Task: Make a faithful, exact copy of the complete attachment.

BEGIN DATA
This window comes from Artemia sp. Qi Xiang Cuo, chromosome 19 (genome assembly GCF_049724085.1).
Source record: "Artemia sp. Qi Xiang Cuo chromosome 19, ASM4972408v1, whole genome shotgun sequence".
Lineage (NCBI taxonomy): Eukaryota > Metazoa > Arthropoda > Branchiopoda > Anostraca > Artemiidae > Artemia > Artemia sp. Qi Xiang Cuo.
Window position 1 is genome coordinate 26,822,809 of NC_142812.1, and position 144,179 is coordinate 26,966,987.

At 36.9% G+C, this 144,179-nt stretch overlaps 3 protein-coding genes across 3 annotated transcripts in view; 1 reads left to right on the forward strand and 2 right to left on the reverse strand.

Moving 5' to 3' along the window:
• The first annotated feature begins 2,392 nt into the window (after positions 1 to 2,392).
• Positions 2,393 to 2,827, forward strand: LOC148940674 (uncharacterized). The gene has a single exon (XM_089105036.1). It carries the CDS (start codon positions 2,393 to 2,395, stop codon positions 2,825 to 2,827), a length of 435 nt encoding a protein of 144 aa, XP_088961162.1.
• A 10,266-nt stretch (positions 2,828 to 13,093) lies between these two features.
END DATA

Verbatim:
This window comes from Artemia sp. Qi Xiang Cuo, chromosome 19 (genome assembly GCF_049724085.1).
Source record: "Artemia sp. Qi Xiang Cuo chromosome 19, ASM4972408v1, whole genome shotgun sequence".
Lineage (NCBI taxonomy): Eukaryota > Metazoa > Arthropoda > Branchiopoda > Anostraca > Artemiidae > Artemia > Artemia sp. Qi Xiang Cuo.
Window position 1 is genome coordinate 26,822,809 of NC_142812.1, and position 144,179 is coordinate 26,966,987.

At 36.9% G+C, this 144,179-nt stretch overlaps 3 protein-coding genes across 3 annotated transcripts in view; 1 reads left to right on the forward strand and 2 right to left on the reverse strand.

Moving 5' to 3' along the window:
• The first annotated feature begins 2,392 nt into the window (after positions 1 to 2,392).
• Positions 2,393 to 2,827, forward strand: LOC148940674 (uncharacterized). The gene has a single exon (XM_089105036.1). It carries the CDS (start codon positions 2,393 to 2,395, stop codon positions 2,825 to 2,827), a length of 435 nt encoding a protein of 144 aa, XP_088961162.1.
• A 10,266-nt stretch (positions 2,828 to 13,093) lies between these two features.